It is with real regret that his excellency the governor-general and commander of the forces, announces to the troops under his command, and to the public, the failure of an important arrangement, lately entered into between major-general Dearborn, commander in chief of the forces of the United States of America, and himself, for a suspension of active hostilities, and which his excellency had hoped might have ultimately teraduated in an amicable settlement of the differences, subsisting between the two countries.
Captain Pinkney, aid-de-camp to general Dearborn, arrived at 9 o’clock last night, being the bearer of despatches from the commander in chief of the American forces, with the information that the president of the U. States of America had not thought proper to authorise a continuance of the provisional measures entered into by his excellency and general Dearborn, through the adjutant general col. Baynes, and that consequently the armistice was to cease in 4 days from the time of the communication reaching Montreal and the posts at Kingston and fort George. At the same time that his excellency cannot but lament so unlooked for a decision upon the friendly proposition made by him, through general Dearborne to the government of the U. States, he trusts it will be matter of high satisfaction to all his majesty’s subjects in this province to know that he has used all the means in his power to prevent a further increase of the breach subsisting between Great Britain and America, and to ward off from these provinces the calamities of war, with which they are threatened. in the same spirit of conciliation which has uniformly influenced his majesty’s ministers in their late negociations with the government of the U. States, his excellency availed himself of the earliest opportunity of communicating to the commander in chief of the American forces, the despatches he had received from Mr. Foster at Halifax containing the intentions of his majesty’s government respecting the repeal of the orders in council; and as his excellency could not doubt but that this conciliatory message, removing the alleged principal ground of difference between Great Britain and America and which had been committed to the government of the U. States through Mr. Baker, late secretary of legation at Washington, would be met by a similar disposition on their part, be submitted to general Dearborne the propriety of a suspension of hostilities until the determination of the president should be made known upon the subject. The ready acquiescence of that officer in this proposal, excepting as far as it related to general Hull, who was acting under the immediate orders of the executive government of America, and the order immediately issued by him, strongly manifested his friendly disposition on the occasion, and led to a reasonable expectation that his government would not fail to approve of his conduct, and to confirm the armistice he had entered into. In this expectation his excellency has been disappointed, and the American government by refusing to continue the suspension of hostilities, though with the certain evidence before them of the actual repeal of the orders in council, has proclaimed in language not to be misunderstood, that other objects independent of those held out to the American people as the grounds of the war, were originally in their contemplation. That the conquest of the Canadas, either for the purpose of extending their own territories, or of gratifying their desire of annoying and embarrassing Great Britain was one amongst others of these objects, cannot be doubted. the invasion of the upper province undertaken so immediately after the declaration of war, shews in the strongest manner how fully they had prepared themselves for that event, and how highly they had flattered themselves with finding it easy conquest from the supposed weakness of the force opposed to them, and the spirit of disaffection which they had previously endeavored to excite amongst its inhabitants--Foiled as they have been in this attempt by the brave and united efforts of the regular forces, militia and Indians of that province, under the command of their disanguished leader, their whole army with its general captured, and their only remaining fortress and post in the adjoining territory wrested from them, it is not to be doubted but that the American government will keenly feel this disappointment of their hopes, and consequently endeavor to avail themselves of the surrender of Detroit, to term it an invasion of their country, and to make it a ground for calling upon the militia to march to the frontiers for the conquest of the Canadas. A pretext so weak and unfounded, though it may deceive some, will not fail to be received in its proper light by others-and it will be immediately perceived by those who will give them selves the trouble to reflect upon the subject, that the pursuit of an invading army into their own territory, is but a natural consequence of the first invasion, and the capture of the place to which they may retire for safety, a measure indispensably necessary for the security and protection of the country originally attacked.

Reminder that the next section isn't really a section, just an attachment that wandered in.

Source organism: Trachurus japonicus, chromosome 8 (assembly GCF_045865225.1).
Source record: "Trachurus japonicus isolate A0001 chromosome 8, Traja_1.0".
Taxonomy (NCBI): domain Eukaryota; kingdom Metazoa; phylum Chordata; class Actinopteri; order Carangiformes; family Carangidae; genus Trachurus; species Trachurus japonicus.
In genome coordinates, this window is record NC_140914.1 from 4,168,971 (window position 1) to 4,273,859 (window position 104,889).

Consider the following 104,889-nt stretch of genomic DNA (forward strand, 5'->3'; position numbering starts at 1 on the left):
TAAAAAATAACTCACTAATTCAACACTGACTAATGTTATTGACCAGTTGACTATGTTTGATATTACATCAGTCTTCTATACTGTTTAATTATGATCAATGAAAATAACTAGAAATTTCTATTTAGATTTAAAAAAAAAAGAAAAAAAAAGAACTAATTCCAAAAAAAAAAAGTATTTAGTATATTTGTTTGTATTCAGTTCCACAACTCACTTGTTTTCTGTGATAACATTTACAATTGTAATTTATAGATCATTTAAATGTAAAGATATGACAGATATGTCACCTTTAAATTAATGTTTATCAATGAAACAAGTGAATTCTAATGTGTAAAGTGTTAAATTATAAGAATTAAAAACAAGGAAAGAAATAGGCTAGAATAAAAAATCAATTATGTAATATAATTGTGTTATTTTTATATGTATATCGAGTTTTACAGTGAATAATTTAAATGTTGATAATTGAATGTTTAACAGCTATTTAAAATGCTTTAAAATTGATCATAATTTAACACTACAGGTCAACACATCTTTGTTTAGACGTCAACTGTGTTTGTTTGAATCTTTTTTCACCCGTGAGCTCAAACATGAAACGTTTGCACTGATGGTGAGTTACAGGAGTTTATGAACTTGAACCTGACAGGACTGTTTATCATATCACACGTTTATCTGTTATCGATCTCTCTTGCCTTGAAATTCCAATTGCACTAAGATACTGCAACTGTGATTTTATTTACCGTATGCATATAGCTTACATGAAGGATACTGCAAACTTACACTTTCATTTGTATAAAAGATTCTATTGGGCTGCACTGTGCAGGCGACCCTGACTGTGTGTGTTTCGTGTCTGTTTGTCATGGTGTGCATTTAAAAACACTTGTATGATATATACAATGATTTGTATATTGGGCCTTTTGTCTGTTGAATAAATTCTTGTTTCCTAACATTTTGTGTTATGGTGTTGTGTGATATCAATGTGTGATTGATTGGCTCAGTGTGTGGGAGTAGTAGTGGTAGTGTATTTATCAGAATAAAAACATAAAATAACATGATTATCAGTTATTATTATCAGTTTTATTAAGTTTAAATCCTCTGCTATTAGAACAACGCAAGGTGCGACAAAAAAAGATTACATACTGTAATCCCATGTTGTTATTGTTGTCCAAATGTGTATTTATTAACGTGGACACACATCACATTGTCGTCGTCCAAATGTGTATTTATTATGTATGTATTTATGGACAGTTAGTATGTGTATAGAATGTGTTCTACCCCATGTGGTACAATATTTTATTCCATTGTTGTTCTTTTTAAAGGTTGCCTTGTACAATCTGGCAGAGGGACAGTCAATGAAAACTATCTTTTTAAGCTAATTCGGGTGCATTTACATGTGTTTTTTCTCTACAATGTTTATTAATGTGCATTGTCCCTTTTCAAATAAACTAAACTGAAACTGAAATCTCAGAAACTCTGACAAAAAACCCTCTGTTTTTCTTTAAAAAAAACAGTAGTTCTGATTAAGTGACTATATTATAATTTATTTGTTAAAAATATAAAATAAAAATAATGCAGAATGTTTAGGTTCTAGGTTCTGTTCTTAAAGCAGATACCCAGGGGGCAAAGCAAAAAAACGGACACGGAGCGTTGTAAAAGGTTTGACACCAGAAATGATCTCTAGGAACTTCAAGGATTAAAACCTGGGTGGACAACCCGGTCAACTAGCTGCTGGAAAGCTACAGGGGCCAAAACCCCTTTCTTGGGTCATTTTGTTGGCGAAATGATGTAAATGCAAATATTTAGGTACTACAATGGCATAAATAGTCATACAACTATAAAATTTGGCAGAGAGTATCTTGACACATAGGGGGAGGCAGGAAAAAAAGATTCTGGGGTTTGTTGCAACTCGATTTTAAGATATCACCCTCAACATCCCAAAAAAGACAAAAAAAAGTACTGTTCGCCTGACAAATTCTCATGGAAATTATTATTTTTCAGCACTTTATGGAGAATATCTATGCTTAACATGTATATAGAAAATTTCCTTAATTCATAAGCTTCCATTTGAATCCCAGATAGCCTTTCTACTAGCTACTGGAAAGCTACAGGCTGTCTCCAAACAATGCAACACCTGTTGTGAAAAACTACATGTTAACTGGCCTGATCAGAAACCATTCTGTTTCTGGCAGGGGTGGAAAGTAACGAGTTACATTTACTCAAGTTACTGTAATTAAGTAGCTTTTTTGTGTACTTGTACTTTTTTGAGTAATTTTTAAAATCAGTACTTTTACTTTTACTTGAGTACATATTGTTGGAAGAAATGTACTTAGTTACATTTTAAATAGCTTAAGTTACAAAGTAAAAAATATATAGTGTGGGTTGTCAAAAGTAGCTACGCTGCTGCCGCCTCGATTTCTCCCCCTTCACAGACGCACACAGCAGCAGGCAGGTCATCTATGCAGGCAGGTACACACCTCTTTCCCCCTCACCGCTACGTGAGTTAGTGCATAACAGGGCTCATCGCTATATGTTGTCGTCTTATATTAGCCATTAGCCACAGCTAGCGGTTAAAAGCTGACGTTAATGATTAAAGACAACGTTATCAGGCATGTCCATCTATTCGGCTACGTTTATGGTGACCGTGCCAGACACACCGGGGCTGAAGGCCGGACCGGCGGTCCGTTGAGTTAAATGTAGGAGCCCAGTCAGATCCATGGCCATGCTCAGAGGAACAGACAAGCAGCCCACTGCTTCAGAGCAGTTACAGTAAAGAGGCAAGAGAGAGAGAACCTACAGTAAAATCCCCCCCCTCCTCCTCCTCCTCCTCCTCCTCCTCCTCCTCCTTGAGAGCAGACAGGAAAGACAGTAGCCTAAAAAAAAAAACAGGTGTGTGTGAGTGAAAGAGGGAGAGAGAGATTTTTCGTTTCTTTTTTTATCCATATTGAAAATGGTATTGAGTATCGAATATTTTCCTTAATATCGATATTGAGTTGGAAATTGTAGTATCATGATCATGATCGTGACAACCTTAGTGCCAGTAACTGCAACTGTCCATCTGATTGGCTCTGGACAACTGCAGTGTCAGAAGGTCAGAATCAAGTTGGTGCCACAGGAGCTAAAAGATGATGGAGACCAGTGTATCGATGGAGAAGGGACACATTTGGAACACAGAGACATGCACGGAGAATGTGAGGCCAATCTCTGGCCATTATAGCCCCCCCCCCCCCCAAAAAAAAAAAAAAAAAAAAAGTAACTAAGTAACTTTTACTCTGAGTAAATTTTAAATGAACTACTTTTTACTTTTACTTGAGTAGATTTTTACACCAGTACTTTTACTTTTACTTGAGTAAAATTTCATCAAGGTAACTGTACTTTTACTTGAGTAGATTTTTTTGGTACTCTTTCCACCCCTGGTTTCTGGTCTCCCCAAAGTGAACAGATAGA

Under all these circumstances so strongly indicative of the moderation, forbearance and true spirit of conciliation manifested on the part of his majesty’s government towards the United States of America, and of their determined hostility to Great Britain. His excellency the commander of the forces trusts that the troops, regulars and militia, under his command, as well as all his majesty’s other subjects in this part of his dominions, animated with sentiments of just indignation at the extraordinary pretensions of the enemy and their unwarrantable views of conquest upon the Canadas, will be prepared to repel with firmness, and with that invincible spirit and true British courage which as so gloriously manifested itself in Upper Canada in the total defeat and capture of the invading foe, any further attempt the enemy may have the temerity to make ; and his excellency looks with confidence, under the protection of Divine Providence, to the confirmed discipline of his majesty’s troops, and to the zeal, loyalty and courage of all descriptions of persons in these provinces, as a certain pledge of the same glorious result. EDWARD BAYNES,